>> Thursday, November 20, 2008
Jelly was going to be the surprising HFCS food of the week, but then I thought that jelly with HFCS - maybe not so surprising. I mean, jelly is sugar based, so it isn't surprising that jelly manufacturers might want to use HFCS to save a little money. But what do you do if you're a mom and you or your kids want a PB&J? Or if you want a piece of toast with a little smear of jelly? Well, fortunately, there are HFCS-free jellies and jams out there!
Most of the jams and jellies on my grocery store's shelves are loaded with HFCS, but I have found some exceptions. Most of the organic jellies, jams, and preserves do not use HFCS, and more and more brands are offering an organic option. I've bought Tropical brand strawberry and peach preserves that are just fine and HFCS free. One of my favorite non-organic finds has been Smuckers Low-Sugar (No Artificial Sweetener) Preserves. With less sugar, the fruit flavor is a little more pronounced than in the full sugar preserves.
One flavor - one of my favorite flavors - that has been exceedingly hard to find in a HFCS-free jelly is concord grape. In fact, I haven't found a HFCS-free concord grape jelly. I'm a bit surprised by that as it seems to be the flavor synonymous with PB&J sandwiches. There is a decent substitute, though. Cascadian Farm Organics sells a concord grape fruit spread. The consistency is not the same as a jelly, but it has a good concord grape flavor.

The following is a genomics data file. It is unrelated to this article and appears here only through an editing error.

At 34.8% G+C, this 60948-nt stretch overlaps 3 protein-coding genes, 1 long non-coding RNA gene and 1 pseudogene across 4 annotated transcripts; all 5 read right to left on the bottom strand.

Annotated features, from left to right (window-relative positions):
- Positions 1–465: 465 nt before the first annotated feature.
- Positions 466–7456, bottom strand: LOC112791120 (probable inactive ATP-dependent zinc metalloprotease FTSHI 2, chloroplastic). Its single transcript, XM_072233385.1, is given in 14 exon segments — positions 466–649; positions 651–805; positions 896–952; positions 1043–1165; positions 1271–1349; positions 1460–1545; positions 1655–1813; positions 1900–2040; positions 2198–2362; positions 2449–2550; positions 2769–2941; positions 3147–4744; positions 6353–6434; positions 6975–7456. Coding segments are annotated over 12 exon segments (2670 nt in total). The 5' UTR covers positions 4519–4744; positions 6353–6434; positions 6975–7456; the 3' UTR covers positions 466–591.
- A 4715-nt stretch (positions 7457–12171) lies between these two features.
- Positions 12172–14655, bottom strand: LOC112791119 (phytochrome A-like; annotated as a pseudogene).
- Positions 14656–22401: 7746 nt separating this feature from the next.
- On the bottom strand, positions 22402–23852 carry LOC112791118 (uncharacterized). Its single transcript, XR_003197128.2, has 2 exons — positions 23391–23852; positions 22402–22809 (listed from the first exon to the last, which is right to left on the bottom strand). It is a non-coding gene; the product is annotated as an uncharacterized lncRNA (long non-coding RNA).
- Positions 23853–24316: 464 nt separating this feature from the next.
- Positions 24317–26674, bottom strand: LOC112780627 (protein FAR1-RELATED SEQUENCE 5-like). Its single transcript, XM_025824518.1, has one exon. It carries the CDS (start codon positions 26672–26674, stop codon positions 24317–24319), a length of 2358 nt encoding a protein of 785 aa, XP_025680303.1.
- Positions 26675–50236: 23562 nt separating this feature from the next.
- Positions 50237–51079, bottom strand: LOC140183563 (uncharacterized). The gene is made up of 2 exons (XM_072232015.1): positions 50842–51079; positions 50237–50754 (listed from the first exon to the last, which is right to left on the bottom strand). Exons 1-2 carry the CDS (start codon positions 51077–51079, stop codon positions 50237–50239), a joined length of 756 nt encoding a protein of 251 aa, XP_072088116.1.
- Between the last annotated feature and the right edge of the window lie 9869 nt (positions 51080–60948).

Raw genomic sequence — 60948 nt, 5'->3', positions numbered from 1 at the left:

Or if you're really lucky, you have a mom who likes to make her own jelly and is happy to share it. I get the most amazing jellies from my mother - including kudzu blossom jelly made from the flowers of the kudzu vine. It has a kind of deep red-purple color and tastes kind of like a combination of strawberry and grape.
And my favorite - scuppernong jelly. My mom gathers wild scuppernongs (a wild grape closely related to the more familiar muscadine grape) or else gladly takes some that someone else harvested and makes a divine jelly that is quite unlike concord grape jelly.
You can also make freezer jellies and jams that have an amazingly fresh taste. They are a thinner consistency but really preserve the true flavor of the fruit much better than the kind of jellies that you can store in your pantry. I don't have it in me to make regular jams and jellies, but I think that I might try my hand at some freezer jams next year to preserve some of the wonderful fresh fruit of summer. The taste really is amazing!
Last, do you know what the difference between jellies, jams, preserves, and fruit spreads is? Jelly is made from fruit juice and has no fruit bits in it. Jam is made from crushed fruit and fruit puree and is generally less stiff than jelly. Preserves are made with large fruit chunks in a syrup or jam. There you go. They're basically the same, just getting chunkier as you go from jelly to jam and preserves.
So, if you're looking for a HFCS-free jelly or jam, head to the organic or specialty jellies and jams. Or, if you're an adventurous cook, make them yourself!